The programme that we are examining to-day is so vast and so important that it would take a much longer time to deal with it in detail than I can give. I should like to deal with it but I ought to give a warning to the First Lord of the Admiralty that we have heard nothing at all to-day in his statement to us about personnel, except a short remark that he hoped to have men ready to man the ships when they are built. We have had no reference to the conditions under which that is to be done.

Sir S. Hoare

The Civil Lord will refer to that matter at a later stage.

Mr. Alexander

As it is understood that we are going to have a discussion upon that in detail when we move a reduction of Vote A, that will, of course, give us an opportunity.

Sir S. Hoare

There will be an opportunity on the Amendment, and subsequently on Vote A.

Mr. Alexander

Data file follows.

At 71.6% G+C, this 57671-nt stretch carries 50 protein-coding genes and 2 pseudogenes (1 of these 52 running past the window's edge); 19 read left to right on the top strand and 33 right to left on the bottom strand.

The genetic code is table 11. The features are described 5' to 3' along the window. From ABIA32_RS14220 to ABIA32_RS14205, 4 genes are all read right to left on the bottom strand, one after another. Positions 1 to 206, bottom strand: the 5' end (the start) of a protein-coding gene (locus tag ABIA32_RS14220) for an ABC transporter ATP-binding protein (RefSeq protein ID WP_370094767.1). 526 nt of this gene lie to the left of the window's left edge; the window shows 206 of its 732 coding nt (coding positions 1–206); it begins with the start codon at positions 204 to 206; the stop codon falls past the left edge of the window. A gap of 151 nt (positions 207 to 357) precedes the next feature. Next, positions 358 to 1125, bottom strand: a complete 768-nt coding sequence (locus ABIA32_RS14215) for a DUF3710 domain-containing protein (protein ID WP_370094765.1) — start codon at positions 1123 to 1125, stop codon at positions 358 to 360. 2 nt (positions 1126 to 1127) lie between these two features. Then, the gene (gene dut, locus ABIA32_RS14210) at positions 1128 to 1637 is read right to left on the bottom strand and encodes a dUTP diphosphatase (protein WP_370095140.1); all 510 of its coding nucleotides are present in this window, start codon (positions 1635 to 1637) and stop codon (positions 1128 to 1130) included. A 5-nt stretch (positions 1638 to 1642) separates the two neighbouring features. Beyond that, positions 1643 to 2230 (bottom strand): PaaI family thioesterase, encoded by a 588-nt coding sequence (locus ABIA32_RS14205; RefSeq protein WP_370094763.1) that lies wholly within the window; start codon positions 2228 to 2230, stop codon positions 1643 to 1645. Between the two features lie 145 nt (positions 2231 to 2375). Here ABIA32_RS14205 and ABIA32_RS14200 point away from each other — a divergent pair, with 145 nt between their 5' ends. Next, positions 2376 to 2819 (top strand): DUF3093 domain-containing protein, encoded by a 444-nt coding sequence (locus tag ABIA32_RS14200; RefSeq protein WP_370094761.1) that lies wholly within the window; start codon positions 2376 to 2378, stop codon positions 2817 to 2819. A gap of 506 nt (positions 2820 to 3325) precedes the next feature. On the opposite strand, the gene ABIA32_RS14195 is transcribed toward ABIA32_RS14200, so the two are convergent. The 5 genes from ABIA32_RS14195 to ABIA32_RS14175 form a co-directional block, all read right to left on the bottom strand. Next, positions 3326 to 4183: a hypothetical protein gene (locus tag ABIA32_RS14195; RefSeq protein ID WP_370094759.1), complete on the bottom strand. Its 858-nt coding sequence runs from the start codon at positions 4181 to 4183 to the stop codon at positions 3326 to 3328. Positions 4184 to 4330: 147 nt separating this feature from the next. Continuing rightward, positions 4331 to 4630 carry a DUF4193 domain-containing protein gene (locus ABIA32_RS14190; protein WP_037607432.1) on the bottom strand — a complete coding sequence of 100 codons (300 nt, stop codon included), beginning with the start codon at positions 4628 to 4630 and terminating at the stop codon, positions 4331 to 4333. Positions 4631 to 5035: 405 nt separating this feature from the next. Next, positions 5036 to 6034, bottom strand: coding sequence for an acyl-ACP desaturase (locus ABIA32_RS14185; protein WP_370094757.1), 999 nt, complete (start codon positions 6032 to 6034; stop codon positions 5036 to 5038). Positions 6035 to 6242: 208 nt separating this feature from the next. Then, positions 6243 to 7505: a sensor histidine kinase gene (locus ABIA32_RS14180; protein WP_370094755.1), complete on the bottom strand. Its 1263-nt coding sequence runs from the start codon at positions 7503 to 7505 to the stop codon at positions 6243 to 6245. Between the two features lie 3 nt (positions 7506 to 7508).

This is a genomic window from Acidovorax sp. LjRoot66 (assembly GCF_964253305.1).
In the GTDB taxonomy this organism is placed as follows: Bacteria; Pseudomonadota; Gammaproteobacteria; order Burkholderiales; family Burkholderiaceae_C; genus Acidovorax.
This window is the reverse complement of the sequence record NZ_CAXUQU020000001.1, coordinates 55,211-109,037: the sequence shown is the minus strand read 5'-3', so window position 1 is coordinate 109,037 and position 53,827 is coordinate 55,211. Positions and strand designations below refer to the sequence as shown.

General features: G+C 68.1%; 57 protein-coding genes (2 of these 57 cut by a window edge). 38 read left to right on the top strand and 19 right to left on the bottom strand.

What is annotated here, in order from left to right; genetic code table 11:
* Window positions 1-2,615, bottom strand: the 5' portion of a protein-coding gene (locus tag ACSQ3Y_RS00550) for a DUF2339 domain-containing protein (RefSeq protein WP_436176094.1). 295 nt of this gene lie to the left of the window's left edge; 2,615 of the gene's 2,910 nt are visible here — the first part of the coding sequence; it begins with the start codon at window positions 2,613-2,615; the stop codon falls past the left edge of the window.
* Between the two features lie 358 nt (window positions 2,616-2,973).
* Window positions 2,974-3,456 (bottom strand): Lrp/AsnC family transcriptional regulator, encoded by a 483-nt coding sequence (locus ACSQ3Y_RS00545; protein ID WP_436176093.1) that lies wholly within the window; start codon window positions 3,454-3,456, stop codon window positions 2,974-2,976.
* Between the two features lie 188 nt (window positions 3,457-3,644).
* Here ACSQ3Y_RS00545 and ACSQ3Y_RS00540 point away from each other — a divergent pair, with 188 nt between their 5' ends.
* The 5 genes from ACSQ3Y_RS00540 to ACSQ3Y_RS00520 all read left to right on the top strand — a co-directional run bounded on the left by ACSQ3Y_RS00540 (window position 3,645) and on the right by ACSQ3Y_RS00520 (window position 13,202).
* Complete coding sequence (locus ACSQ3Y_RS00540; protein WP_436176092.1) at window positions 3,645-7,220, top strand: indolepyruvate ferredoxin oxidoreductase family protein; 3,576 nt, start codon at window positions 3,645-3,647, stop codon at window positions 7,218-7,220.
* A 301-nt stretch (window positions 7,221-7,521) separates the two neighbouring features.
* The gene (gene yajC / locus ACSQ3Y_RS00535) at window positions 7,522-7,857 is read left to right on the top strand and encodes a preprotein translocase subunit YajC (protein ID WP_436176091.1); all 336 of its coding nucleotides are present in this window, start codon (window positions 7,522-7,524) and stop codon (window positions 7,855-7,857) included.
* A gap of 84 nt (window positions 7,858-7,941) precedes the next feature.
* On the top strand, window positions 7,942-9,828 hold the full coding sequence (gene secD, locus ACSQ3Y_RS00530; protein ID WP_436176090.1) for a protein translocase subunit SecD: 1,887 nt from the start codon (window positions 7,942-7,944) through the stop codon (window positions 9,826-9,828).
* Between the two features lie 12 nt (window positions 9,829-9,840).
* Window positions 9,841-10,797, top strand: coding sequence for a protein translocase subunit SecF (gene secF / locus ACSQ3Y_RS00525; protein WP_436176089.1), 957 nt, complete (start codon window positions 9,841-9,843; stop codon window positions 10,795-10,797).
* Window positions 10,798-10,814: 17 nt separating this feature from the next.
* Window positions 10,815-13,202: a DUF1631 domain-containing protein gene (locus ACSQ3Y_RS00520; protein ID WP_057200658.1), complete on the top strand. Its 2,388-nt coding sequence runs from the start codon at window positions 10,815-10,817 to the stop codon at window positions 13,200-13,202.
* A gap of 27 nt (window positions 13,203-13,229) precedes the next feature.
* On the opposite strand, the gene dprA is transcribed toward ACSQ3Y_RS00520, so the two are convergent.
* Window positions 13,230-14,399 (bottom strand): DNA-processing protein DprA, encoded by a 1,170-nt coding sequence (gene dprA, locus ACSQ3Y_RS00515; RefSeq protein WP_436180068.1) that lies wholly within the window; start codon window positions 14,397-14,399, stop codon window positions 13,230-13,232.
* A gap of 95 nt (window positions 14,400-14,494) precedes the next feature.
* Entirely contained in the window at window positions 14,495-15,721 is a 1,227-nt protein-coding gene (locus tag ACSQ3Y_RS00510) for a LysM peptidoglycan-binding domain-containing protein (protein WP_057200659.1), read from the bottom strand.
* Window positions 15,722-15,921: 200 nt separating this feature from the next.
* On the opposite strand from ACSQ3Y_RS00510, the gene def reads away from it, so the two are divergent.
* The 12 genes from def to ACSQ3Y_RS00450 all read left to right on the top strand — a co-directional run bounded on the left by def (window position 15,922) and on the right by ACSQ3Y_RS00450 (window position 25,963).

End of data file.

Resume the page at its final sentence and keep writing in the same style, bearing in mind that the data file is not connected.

If we are to discuss the matter on the Amendment I do not need to delay. Upon the general subject of personnel I am profoundly disappointed with the present situation in relation to the entry of officers, the treatment of the warrant officers, and certainly the treatment of promotion from the lower deck. I hope that the right hon. Gentleman who will speak on Vote A or upon the Amendment will come back to those points in considerable detail. I was appalled yesterday by the answer given by the Parliamentary Secretary to the Admiralty with regard to officer entrants. The suggestion was that the Admiralty do not take more secondary school boys because they are getting the best class of officer from all sources. What does "all sources" amount to? In the last three years, the total number of men who have been promoted to officer rank from the lower deck is 12; in the same period the number of rankers promoted in the Army is 285. I should think that the right hon. Gentleman the Member for Epping to whom the lower deck owes a great deal for his introduction of the system of promotion, must be disgusted at the administration of the regulation which he inaugurated. Steadily, during the last few years, promotion in that channel has been choked down. [Interruption.] According to my sources of information, which are very direct. Provision was made in 1930 that promotion to the higher ranks might be more open to ranker officers in the Navy by giving them better instruction in basic academic subjects before they were actually promoted to the rank of sublieutenant. There is now no reason, if they were sympathetically encouraged, why those who are promoted from the lower deck should not go right through to the rank of Admiral. It is now possible if they are properly encouraged to give them such knowledge as would enable them to take the special courses which they found so difficult to take in the early days, and to which officers must come back at Greenwich from time to time. We hear about sabotage in the Navy and we heard about it in the Royal Dockyards. A good deal of the promotion in the lower deck has been sabotaged by those people in the Navy who are responsible for naval administration and who want deliberately to see the officer in the Navy confined as far as possible to one class.